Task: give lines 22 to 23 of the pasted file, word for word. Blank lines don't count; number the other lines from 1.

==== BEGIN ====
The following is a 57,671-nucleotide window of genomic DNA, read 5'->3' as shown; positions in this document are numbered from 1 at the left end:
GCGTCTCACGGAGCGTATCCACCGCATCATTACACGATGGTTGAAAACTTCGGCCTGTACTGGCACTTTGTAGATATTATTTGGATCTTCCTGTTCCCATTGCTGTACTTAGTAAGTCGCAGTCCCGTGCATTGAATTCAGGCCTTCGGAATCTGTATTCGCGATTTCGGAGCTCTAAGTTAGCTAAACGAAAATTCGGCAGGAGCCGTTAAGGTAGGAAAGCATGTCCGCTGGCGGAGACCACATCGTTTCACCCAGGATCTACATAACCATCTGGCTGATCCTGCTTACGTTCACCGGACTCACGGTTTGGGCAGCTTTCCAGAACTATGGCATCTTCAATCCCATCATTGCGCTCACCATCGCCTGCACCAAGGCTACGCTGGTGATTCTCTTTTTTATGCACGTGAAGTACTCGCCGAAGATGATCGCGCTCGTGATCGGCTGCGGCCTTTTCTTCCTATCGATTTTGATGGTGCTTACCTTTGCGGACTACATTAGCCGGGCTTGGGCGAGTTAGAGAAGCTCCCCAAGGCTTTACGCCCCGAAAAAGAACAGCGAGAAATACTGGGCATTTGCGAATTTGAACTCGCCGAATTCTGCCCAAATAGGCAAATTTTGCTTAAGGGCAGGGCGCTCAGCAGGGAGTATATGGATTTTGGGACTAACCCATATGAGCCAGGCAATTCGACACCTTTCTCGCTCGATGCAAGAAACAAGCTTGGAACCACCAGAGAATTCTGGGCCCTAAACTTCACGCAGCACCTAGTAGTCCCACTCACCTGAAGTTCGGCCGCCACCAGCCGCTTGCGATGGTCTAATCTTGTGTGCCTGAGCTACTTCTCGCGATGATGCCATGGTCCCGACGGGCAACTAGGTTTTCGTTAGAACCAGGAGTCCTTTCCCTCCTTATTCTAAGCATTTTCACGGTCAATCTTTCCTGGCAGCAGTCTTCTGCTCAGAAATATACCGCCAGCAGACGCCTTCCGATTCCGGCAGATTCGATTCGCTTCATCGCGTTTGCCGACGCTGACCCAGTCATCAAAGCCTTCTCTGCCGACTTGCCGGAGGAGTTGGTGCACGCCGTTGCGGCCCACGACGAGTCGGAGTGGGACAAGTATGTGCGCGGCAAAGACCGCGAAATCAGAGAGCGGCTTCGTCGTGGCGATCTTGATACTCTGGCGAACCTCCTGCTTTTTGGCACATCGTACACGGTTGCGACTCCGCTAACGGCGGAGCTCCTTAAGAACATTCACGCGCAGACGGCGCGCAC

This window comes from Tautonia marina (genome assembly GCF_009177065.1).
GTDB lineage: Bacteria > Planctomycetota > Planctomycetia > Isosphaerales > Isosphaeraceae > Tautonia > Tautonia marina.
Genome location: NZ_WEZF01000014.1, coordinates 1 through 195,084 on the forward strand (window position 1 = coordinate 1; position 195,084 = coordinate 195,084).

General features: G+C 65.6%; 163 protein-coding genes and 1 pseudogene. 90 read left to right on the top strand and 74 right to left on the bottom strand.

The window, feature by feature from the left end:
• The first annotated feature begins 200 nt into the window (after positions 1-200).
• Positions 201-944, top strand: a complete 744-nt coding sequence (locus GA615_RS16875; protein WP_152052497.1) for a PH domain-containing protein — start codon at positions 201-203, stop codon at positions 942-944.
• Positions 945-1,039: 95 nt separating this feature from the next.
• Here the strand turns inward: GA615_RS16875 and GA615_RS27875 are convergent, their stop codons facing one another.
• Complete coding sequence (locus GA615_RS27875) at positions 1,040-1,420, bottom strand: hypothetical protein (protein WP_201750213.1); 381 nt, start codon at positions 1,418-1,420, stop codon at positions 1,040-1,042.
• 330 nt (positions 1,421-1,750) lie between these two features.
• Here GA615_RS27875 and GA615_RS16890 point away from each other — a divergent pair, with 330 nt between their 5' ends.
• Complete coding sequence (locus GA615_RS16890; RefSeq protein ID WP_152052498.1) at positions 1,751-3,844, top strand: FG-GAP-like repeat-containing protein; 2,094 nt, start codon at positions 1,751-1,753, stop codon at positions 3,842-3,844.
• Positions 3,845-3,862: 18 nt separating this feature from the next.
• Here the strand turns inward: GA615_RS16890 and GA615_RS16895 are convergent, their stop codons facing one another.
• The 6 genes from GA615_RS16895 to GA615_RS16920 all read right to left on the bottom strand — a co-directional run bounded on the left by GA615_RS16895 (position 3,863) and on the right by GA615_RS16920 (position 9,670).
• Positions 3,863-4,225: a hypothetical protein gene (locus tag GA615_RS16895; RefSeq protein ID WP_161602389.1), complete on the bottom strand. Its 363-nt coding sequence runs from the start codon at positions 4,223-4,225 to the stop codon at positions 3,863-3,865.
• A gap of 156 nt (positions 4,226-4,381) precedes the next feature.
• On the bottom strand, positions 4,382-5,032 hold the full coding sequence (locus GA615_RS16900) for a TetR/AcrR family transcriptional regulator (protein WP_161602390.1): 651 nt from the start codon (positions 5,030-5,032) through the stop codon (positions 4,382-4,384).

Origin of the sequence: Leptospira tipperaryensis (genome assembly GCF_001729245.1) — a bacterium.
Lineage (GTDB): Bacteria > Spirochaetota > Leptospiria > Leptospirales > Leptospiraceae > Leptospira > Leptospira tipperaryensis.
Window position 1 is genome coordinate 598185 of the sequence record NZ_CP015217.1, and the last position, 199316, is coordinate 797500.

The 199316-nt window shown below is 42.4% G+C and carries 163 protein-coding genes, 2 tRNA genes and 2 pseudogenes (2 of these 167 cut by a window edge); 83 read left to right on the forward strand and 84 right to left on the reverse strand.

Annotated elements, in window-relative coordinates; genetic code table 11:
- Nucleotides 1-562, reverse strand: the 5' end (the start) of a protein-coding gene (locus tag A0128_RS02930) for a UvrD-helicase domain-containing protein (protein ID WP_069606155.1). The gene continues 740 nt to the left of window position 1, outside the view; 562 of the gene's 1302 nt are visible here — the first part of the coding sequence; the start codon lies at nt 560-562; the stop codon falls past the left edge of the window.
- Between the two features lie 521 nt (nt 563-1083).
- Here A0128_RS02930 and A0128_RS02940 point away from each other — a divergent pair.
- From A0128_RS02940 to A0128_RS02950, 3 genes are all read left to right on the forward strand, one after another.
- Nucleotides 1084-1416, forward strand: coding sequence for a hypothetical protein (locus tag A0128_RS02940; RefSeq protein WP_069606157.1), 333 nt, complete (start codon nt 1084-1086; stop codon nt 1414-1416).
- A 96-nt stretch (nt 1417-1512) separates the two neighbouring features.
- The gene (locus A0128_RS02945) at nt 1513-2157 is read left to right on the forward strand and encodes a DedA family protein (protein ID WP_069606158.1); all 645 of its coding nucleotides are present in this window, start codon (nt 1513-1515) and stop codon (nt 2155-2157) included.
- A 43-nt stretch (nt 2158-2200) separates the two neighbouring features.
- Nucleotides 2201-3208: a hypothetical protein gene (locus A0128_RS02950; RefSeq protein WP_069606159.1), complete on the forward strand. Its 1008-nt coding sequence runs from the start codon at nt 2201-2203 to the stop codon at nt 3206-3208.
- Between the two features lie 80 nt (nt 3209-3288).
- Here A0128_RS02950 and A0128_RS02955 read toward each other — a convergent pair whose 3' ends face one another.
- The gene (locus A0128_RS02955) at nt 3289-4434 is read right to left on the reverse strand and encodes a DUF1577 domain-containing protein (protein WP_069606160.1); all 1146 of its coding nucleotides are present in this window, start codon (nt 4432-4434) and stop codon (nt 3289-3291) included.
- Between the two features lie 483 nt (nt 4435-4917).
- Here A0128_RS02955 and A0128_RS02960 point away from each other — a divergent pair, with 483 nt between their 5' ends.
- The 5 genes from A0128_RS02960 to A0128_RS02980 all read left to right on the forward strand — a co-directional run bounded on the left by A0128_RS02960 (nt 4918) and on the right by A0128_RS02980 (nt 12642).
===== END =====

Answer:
Origin of the sequence: Leptospira tipperaryensis (genome assembly GCF_001729245.1) — a bacterium.
Lineage (GTDB): Bacteria > Spirochaetota > Leptospiria > Leptospirales > Leptospiraceae > Leptospira > Leptospira tipperaryensis.